The two-time First Team All-SEC selection was the leader of one of the most successful four-year periods in LSU history, helping the Tigers to a 43-9 overall record during his career. A five-time SEC Defensive Lineman of the Week, Dorsey also guided LSU to the 2005 SEC West Division title and three other bowl games, including back-to-back wins in the 2005 Peach Bowl and 2007 Sugar Bowl. The anchor of a defense that rated No. 3 nationally in yards allowed in both his junior and senior seasons, he led the Tigers to top 10 final rankings in 2005 (No. 5), 2006 (No. 3) and 2007 (No. 1). Dorsey accumulated 179 total tackles, including 27 for loss and 13 sacks, while playing in 52 games for LSU, including 27 straight starts to end his career in Baton Rouge. He was honored as a member of the SEC Football Legends Class in 2017.
Dorsey, who opted to return to LSU for his senior season despite being projected as a first-round NFL Draft pick as a junior, became the fifth overall pick in the 2008 NFL Draft by the Kansas City Chiefs. He played five seasons with the Chiefs (2008-12) and four with the San Francisco 49ers (2013-16).
Off the field, he established the Glenn Dorsey Foundation, which focuses on teaching youth the importance of education. A motivational speaker, his community activities include donating food and water to flood victims in 2016, furnishing homes for the underprivileged and donating time and money to host Easter egg hunts in Louisiana.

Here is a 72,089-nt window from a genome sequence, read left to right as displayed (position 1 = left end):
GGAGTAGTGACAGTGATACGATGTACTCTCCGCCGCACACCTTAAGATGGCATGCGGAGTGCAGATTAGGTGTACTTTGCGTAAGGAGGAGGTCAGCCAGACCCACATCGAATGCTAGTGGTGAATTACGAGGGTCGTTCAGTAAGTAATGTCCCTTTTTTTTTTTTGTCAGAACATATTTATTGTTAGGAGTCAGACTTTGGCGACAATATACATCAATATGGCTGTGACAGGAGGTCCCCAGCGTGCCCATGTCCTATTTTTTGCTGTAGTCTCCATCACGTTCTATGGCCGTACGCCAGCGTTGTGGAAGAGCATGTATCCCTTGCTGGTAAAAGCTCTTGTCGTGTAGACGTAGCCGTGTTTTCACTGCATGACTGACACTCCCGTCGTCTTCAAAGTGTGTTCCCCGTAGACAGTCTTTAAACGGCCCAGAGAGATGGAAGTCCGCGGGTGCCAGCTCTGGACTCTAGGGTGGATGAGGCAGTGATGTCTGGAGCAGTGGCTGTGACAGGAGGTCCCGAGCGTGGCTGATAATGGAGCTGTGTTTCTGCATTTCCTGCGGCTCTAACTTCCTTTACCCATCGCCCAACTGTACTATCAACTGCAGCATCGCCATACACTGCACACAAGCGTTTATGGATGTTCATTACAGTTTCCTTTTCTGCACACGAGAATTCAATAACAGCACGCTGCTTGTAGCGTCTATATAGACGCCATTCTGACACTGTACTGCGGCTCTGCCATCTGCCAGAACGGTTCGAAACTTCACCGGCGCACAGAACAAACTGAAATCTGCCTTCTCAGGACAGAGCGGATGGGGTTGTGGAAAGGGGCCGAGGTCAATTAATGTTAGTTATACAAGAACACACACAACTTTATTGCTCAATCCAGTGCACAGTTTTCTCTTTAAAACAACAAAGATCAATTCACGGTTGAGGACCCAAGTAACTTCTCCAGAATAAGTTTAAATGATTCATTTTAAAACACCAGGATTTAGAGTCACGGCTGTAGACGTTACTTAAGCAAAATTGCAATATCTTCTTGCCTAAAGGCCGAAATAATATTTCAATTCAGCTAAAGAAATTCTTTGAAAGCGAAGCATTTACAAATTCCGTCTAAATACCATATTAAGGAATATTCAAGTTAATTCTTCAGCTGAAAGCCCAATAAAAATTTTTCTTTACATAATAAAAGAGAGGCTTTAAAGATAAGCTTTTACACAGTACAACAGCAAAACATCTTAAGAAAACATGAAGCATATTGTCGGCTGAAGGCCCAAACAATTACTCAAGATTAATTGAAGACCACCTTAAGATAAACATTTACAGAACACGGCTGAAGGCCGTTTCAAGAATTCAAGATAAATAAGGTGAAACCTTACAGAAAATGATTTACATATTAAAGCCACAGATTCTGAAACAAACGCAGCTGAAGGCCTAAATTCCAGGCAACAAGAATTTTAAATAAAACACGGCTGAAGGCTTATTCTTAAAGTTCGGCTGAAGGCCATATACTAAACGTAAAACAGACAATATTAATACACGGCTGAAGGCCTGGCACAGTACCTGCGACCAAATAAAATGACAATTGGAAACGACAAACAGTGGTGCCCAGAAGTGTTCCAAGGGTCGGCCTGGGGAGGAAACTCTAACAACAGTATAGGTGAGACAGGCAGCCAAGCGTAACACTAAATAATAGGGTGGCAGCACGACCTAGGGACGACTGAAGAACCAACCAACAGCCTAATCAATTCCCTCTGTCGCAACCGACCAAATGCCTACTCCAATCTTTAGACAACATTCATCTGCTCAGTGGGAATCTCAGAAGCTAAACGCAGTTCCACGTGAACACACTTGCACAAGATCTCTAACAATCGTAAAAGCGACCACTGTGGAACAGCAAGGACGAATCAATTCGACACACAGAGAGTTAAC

University of Alabama
Defensive End, 1977-80
An imposing threat on the defensive line, E.J. Junior led Alabama to two national championships as part of a remarkable four years in Tuscaloosa. The Nashville, Tennessee, native becomes the 19th Crimson Tide player to be inducted into the College Football Hall of Fame.
A unanimous First Team All-American in 1980, Junior was a finalist for the Lombardi Award and guided Alabama to consecutive national championships in 1978 and 1979. In winning College Football Hall of Fame coach Paul "Bear" Bryant's final national title, Junior and the 1979 Crimson Tide squad went 12-0 and claimed the program's third-straight Sugar Bowl and SEC championships. Junior lost only four games at Alabama as the Crimson Tide posted an astounding 44-4 record, including a 28-game winning streak from 1978-80, and never finished lower than No. 6 in the national rankings.
The three-time First Team All-SEC selection capped his career in a dominant 30-2 win over Baylor in the 1981 Cotton Bowl. Selected as the 1980 SEC Lineman of the Year by both the Atlanta Touchdown Club and the Birmingham Monday Morning Quarterback Club, Junior was the leader of a defense that allowed only 98 points during his senior campaign and just 67 in 1979. He racked up 190 tackles and 21 sacks for the Crimson Tide while playing alongside Hall of Famers Marty Lyons and Ozzie Newsome, and his 10 career forced fumbles are tied for the school record. Junior is enshrined in the Senior Bowl, State of Alabama Sports and State of Tennessee halls of fame.